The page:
Science
Open-source 3D DNA origami
DNAnature.png

So. Incredibly. Cool.

What is DNA Origami?
DNA origami is a powerful method for constructing DNA objects. It involves taking a long, single-stranded DNA backbone (usually about 7000 bases in length) and forcing it to adopt an arbitrary shape using hundreds of short, single-stranded DNA oligonucleotides (each usually 20 to 50 bases long). This method was developed by Caltech scientist Paul Rothemund and published in the 16 March 2006 Nature cover story Folding DNA to create nanoscale shapes and patterns.

In a process that is not yet well-understood, DNA origami structures are typically assembled through a process of heat denaturation followed by gradual cooling. More details about the method can be found in various publications.

caDNAno is made for designing DNA origami.
caDNAno is open-source software based on the Adobe AIR platform for design of three-dimensional DNA origami nanostructures. It was written with the goal of providing a fast and intuitive means to create and modify DNA origami designs. You can learn how to use it, download a copy of the program and some example designs, or even modify the source code.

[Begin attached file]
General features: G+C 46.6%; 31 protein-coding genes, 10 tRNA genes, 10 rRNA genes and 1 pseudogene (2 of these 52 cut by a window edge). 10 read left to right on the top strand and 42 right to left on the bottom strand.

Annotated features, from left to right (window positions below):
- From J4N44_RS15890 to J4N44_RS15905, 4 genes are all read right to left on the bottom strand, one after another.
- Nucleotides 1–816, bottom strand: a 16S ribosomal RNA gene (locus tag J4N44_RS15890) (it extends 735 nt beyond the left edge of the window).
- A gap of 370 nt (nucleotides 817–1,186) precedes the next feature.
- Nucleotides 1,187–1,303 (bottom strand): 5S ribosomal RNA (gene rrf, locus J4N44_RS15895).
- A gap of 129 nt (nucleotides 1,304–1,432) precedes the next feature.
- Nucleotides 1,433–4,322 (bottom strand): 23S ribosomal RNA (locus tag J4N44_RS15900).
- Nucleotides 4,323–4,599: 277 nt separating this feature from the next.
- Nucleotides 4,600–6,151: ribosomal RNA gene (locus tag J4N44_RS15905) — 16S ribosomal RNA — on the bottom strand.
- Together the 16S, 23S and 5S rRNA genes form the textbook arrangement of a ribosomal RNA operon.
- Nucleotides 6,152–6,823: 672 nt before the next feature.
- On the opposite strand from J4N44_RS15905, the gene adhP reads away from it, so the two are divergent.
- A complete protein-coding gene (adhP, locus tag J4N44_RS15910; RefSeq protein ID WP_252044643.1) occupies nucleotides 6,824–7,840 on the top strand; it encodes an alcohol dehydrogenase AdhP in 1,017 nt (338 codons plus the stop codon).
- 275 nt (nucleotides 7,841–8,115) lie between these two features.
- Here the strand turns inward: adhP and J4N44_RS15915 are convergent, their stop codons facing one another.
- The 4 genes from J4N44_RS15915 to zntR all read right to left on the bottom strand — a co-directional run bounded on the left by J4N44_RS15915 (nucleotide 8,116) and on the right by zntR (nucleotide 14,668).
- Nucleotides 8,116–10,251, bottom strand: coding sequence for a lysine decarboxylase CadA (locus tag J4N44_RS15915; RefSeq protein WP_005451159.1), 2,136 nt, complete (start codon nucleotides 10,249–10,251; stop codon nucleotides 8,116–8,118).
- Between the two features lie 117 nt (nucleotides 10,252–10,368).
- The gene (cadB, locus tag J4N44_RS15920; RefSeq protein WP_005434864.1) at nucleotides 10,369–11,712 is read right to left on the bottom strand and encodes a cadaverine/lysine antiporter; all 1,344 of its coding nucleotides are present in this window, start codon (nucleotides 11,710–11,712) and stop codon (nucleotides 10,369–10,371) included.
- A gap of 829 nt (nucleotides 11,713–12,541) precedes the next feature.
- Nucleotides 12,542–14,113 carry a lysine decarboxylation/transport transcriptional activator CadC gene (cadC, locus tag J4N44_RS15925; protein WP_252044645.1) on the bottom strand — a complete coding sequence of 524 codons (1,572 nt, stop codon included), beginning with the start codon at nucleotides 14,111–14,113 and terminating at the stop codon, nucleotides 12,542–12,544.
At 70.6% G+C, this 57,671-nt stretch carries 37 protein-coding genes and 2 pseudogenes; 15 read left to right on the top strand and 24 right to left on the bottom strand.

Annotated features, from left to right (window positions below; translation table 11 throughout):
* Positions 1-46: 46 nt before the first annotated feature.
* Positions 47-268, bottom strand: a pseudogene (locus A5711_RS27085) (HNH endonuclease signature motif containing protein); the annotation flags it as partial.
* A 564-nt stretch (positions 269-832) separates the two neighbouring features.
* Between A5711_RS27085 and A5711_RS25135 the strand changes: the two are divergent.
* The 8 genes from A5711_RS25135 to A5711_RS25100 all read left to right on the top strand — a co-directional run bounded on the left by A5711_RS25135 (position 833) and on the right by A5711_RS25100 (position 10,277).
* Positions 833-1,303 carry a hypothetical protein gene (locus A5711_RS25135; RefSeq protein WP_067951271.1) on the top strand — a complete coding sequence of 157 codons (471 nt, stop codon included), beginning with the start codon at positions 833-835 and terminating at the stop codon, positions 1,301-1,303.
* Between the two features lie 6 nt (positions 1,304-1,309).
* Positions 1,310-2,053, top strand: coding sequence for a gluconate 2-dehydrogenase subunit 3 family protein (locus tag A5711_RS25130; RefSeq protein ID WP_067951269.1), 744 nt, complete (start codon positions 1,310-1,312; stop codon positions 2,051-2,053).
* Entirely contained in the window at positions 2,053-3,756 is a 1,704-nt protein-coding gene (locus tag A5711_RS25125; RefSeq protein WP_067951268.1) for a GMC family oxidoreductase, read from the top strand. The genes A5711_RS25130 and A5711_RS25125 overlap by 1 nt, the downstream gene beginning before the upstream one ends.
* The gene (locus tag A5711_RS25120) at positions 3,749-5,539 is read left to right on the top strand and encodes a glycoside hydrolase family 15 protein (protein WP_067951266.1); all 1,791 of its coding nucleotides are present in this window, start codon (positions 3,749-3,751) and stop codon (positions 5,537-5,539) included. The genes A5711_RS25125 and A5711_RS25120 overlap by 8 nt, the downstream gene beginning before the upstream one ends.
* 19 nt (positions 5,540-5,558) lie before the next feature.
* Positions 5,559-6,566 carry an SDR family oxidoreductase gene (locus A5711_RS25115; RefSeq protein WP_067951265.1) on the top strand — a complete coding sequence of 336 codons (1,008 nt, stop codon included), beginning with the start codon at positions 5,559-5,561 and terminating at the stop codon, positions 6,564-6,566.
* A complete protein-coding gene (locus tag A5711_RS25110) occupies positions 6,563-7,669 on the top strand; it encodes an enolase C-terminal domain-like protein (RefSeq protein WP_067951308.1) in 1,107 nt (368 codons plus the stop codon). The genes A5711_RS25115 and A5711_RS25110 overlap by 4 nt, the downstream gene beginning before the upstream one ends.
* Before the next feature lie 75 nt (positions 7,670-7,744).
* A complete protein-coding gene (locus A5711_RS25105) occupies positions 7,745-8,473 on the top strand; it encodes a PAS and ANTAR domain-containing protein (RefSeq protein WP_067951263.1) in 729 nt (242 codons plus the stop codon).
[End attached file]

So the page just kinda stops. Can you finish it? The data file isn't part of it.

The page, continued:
The software makes heavy use of several fantastic open-source libraries and resources, especially Papervision3D for 3D rendering, Michael Baczynski‘s AS3 data structures and tutorials, the Tango Desktop Project for icons, and the Blueprint CSS framework for this website.

caDNAno [via @timoreilly]

4 thoughts on “Open-source 3D DNA origami

Comments are closed.

Tagged

Gareth Branwyn is a freelance writer and the former Editorial Director of Maker Media. He is the author or editor of over a dozen books on technology, DIY, and geek culture. He is currently a contributor to Boing Boing, Wink Books, and Wink Fun. And he has a new best-of writing collection and “lazy man’s memoir,” called Borg Like Me.

View more articles by Gareth Branwyn